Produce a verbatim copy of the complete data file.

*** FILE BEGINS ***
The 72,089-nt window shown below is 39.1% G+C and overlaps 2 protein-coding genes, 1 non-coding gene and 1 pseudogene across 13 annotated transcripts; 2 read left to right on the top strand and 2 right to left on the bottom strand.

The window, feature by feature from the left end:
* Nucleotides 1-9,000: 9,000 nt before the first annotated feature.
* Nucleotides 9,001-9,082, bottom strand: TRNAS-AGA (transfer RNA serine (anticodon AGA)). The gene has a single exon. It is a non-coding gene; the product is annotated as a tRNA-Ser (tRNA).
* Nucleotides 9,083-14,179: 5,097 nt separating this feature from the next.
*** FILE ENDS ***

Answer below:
The 72,089-nt window shown below is 39.1% G+C and overlaps 2 protein-coding genes, 1 non-coding gene and 1 pseudogene across 13 annotated transcripts; 2 read left to right on the top strand and 2 right to left on the bottom strand.

The window, feature by feature from the left end:
* Nucleotides 1-9,000: 9,000 nt before the first annotated feature.
* Nucleotides 9,001-9,082, bottom strand: TRNAS-AGA (transfer RNA serine (anticodon AGA)). The gene has a single exon. It is a non-coding gene; the product is annotated as a tRNA-Ser (tRNA).
* Nucleotides 9,083-14,179: 5,097 nt separating this feature from the next.